Brenden Whitted, who will be helping with with NBA content in 2016-17 and a few other things; you can, of course, also refer to him as Research, and catch him all season long on the SportsChannel8 NBA Podcast with Stat Boi. He’s back with a breakdown of another favorite sport of his — boxing, which will take center stage Saturday: Andre Ward vs. Sergey Kovalev. Take it away, Brenden.
Let’s be honest, super-hyped fights have taken a standing eight count since Mayweather and Pacquiao waltzed in the ring for 12 rounds. Super fights aren’t based on the number of boxing fans that are interested; superfights only come about when the casual sports fan takes an interest in the event. And since that fateful meeting about a year and a half ago, the casual fan has been decidedly disinterested in boxing. Canelo Alvarez, likely the largest star in the sport, recently fought Amir Khan and generated approximately 600,000 pay-per-view buys — a mere 3.8 million short of the Mayweather/Pacquiao tussle.
But now the sport may be gifted another Super fight. Hard-hitting Sergey Kovalev and all-around badass Andre Ward square off this Saturday night for the Light Heavyweight title in Vegas. The fight world isn’t abuzz because the characters involved are gregarious or polarizing, but because of the talent in the ring. The thing most analysts knew prior to the Mayweather fight was this, neither he nor Pacman were at their best. Here, both Ward and Kovalev are at or near their boxing and physical peak.
Sergey “Krusher” Kovalev comes in as one of the most destructive boxers in the sport (emphasis on the term “boxer”). While his devastating power is obvious, he showed that he could combine that punching power with tactical prowess when he defeated longtime boxing genius Bernard Hopkins. So many big punchers had followed Hopkins around in the ring only to be outpointed and outclassed; not Kovalev, who cut the ring off and took the wind out of the future Hall-of-famer before picking him apart and earning the 12 round decision.
Ward has been on the boxing radar for years, as one of the best all-around fighters to be found. After some issues with his former promotional team Ward has assumed his rightful place back among the pound-for-pound elites. Ward will never wow you with any one thing; it’s not just his power; it’s not just boxing IQ; it isn’t just his technique. It’s the totality of his skill set that places Ward in a special class of fighters — potentially catapulting him into legendary status with a strong showing against a tough opponent like the one he faces on the 19th.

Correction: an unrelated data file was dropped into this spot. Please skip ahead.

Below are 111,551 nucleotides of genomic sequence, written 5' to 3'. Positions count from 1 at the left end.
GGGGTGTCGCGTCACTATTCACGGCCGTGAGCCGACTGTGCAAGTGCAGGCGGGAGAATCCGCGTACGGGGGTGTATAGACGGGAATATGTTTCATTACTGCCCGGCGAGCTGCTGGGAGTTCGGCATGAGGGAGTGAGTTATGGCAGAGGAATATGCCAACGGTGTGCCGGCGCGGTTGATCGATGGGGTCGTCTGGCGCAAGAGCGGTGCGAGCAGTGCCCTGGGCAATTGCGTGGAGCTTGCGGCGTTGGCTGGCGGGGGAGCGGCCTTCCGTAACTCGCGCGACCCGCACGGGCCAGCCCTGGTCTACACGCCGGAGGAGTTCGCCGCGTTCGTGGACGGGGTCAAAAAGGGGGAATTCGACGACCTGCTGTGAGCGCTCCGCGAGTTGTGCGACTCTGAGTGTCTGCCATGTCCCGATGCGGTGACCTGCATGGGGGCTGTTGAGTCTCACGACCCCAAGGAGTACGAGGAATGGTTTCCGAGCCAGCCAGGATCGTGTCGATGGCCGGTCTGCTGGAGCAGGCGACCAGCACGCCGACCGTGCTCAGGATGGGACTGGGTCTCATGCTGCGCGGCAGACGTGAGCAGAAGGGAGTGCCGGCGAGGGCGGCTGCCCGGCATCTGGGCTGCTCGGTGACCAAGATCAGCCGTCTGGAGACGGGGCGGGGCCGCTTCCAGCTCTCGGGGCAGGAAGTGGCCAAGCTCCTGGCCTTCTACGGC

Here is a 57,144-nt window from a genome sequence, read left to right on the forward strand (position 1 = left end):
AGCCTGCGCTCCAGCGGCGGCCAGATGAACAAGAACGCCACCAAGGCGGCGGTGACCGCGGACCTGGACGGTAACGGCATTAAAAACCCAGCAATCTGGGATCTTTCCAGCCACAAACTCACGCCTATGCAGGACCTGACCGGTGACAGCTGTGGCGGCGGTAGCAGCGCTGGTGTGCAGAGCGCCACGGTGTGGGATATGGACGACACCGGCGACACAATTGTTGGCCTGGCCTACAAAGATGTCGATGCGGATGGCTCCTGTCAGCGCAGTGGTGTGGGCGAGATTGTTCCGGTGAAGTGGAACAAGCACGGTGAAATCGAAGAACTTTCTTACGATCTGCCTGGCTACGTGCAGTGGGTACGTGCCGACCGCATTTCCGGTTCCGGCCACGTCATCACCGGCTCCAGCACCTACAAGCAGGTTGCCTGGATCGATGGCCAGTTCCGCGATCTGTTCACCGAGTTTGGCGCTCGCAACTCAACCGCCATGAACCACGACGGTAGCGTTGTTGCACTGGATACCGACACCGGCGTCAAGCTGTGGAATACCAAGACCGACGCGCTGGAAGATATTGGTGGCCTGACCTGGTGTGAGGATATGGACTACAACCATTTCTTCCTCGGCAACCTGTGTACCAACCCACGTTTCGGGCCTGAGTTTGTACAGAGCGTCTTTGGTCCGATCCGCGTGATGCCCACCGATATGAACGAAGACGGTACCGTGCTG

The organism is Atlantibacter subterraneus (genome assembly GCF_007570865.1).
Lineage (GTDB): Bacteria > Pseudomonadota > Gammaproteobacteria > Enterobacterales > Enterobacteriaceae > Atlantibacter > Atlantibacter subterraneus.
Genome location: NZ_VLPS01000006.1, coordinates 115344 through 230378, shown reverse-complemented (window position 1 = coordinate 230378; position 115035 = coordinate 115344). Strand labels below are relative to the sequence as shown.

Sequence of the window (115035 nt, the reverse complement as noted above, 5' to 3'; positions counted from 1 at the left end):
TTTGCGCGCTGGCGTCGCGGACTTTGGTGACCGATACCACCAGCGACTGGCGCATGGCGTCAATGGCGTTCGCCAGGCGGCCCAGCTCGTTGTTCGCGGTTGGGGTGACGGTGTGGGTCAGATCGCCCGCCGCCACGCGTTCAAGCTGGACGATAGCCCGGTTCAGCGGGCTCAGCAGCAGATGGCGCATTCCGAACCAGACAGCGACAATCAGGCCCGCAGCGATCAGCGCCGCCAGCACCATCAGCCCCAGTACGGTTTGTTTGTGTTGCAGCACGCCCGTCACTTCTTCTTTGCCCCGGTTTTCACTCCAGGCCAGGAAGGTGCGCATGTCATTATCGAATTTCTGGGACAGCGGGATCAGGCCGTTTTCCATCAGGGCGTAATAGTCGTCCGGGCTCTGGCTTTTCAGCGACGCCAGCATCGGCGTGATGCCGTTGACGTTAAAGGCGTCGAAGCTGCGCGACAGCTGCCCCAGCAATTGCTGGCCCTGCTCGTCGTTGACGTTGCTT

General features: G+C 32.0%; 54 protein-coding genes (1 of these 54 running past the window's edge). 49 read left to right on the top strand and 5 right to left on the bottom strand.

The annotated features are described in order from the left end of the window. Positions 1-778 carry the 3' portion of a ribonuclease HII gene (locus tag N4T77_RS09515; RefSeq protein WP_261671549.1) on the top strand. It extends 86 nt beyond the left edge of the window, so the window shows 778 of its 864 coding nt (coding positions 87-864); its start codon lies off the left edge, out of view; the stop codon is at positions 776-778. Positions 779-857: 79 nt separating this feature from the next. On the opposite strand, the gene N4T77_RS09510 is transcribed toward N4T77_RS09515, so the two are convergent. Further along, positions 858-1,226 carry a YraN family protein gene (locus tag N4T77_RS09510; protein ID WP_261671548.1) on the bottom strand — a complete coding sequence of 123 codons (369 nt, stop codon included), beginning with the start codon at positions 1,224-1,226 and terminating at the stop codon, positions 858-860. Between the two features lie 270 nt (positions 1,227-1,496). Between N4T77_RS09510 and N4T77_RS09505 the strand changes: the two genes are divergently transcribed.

Both men enter the ring at a sterling 30-0. And While Kovalev owns the edge in knockouts during their respective careers (23-15), Andre Ward is the slight favorite in the fight. In a time where everyone wants to play at being some sort of super villain, this fight has been delightfully free of abrasive rhetoric or even inappropriate tweeting. These are two great boxers wanting to fight one another. Boxing is overpopulated with pale imitations of Ali and his boisterous bravado, so Kovalev’s comments about being uncertain about the fight’s outcome are actually refreshing — and exactly what the fight game needs.
These are divisive times, so the idea that a boxing match could pull in fight fans, and fringe fans, and everyone in between is a fun juxtaposition. All of Mayweather’s PPV fights had customers interested only in watching him fail. Pacquaio has his own detractors. But here, in this duel, we have two high-quality fighters without all the histrionics. There are no frills to this fight, no special storylines. Just two boxers who want to fight and have an aptitude for it.
For every time that a star player got a penalty for taunting or celebrating too vigorously, this boxing match offers an alternative. For every time someone yelled, “just hand the ball to the ref” or “act like you’ve been there before” this match will satiate. This match will be a throwback to a time many may not know existed — one where talent, devoid of any ego, reigns supreme. It’s what many say that they want in their ideal version of sports, all the competition without the pomp and circumstance of big-time sporting events.
It’ll be interesting to see the amount of PPV buys for two guys that simply go about the business of being dynamos in their sport. If the fight is a dramatic, lucrative classic then perhaps the landscape of sports has changed. Maybe consumers don’t want outspoken athletes and bombastic personalities. Perhaps after years of professing the desire for athletes to be role models, people have realized that they want as little knowledge about political affiliations and social ideologies as possible from people that play sports.
It feels like boxing has a match every few years to get it back to where it once was on the sports landscape. But this fight may be for much more than that. It feels like a line of demarcation between what sports was, and what it may become. Or, perhaps more importantly, two men beating the hell out of one another can help heal the divide between old fans of sport and new. If it worked in Rocky IV, why can’t it again?